|A cloud of frigatebirds over North Beach|
On a puff of wind the large, iridescent black shapes float past, slowly gaining altitude as the warm air updrafts, or thermals, lift them higher and still higher into the atmosphere. A slight adjustment to the tilt of a wing, the position of the tail and the bird effortlessly climbs higher still.
Dozens of frigatebirds glide past our house joining the hundreds that are arriving from all directions. They enter the thermal spiral, sliding in place without interrupting the flight pattern of others – all playing, soaring in the updraft. I lean backwards, craning my neck into an uncomfortable position, trying to count the birds. It’s an impossible task with hundreds more joining in. The spiral looks to contain a thousand or more black birds, soaring, gliding, spinning upward until they are mere specks in the sky.
|3 feet tall, and a wingspan of up to 7 feet|
These enormous birds stand about 3 feet tall (about a metre) and have wingspans of up to 6 1/2 feet wide (about 2.3 metres). The females are black with white underbellies, and the males are black with a bright red throat pouch that during mating season is inflated to attract a female. Once the birds have paired off and mated the throat pouch on the male changes to a deep pink. Groups of males will put on a spectacular courtship display with their throat sacs inflated, clattering their bills, bobbing their heads and quivering their wings.
Apparently it works – the females think they are quite handsome. The pair will remain monogamous for the season. Both parents share in feeding the one or two chicks for the first three months. Then the chicks will stay another eight months with the mother, noisily demanding to be fed even though they are nearly as big as the parent.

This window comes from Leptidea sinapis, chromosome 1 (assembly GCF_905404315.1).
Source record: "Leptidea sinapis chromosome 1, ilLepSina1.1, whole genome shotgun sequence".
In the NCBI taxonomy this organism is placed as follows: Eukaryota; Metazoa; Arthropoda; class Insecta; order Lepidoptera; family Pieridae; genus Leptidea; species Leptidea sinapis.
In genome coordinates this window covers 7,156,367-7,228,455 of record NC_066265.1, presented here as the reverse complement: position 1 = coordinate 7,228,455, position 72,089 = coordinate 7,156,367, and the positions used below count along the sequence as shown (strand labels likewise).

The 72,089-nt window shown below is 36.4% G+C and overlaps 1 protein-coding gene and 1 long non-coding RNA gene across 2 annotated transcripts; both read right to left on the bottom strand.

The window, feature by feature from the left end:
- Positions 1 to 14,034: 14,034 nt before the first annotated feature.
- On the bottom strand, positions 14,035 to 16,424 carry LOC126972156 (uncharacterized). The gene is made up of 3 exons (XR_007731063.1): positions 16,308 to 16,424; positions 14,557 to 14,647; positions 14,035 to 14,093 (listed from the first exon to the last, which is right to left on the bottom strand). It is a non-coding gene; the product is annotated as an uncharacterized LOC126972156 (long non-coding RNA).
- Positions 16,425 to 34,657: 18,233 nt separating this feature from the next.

|Coordinated flight paths over Ray carcas, discarded in surf.|
Unlike most ocean-going birds, the frigatebirds can’t swim, can’t walk well on land, and have difficulty taking off from a flat surface – but, they can stay aloft for more than a week at a time flying as much as 225 kilometres before they land, catching 30 second naps while drifting in the updrafts. When hunting over the ocean surface they snatch small fish, or baby turtles, using their long, hooked bills.
When food is plentiful, the birds aren’t aggressive with each other. We have seen them coordinate their flight paths – flying in an orderly pattern from right to left over a ray carcass, picking off bits of meat. Not squabbling, but cooperating. All of them feasting.
|Flying in a pattern, right to left. Everyone eats!|
Other times they perform like fighter pilots, using speed and manoeuvrability, attacking the another frigatebird until the food is dropped mid-air. I have had the experience of a bright blue still-flopping fish landing beside me – the lost prize from a battle between two frigatebirds. I put it back in the ocean, but the drop from several hundred feet guaranteed that it was not going to live. It flipped over on its side, stunned, not moving.
Unfortunately the two squabbling birds had lost interest in the hapless fish, and had moved on to another battle.
Peace returns when the updrafts are perfect, and another ‘fly-in’ begins.
The birds once again start drifting past, slowly gaining elevation. Heading up, up and away. Like Peter Pan and Wendy.
I recently found this interesting bit of information on another blog site:
“Occasionally, the birds even entered into REM sleep. You may think this is a crazy thing to do while flying but unlike us, where bursts of REM sleep are lengthy and involve complete loss of muscle tone, REM sleep in birds lasts for only a few seconds. That said, the resulting loss of muscle tone caused the heads of the birds to dip during flight, but amazingly it doesn’t affect their flight patterns.” http://blog.londolozi.com/2017/12/23/how-do-birds-manage-to-sleep-on-the-wing-and-not-crash/
When you are on the island, look up and enjoy the show of the giant frigate birds.
Lynda, Lawrie and Sparky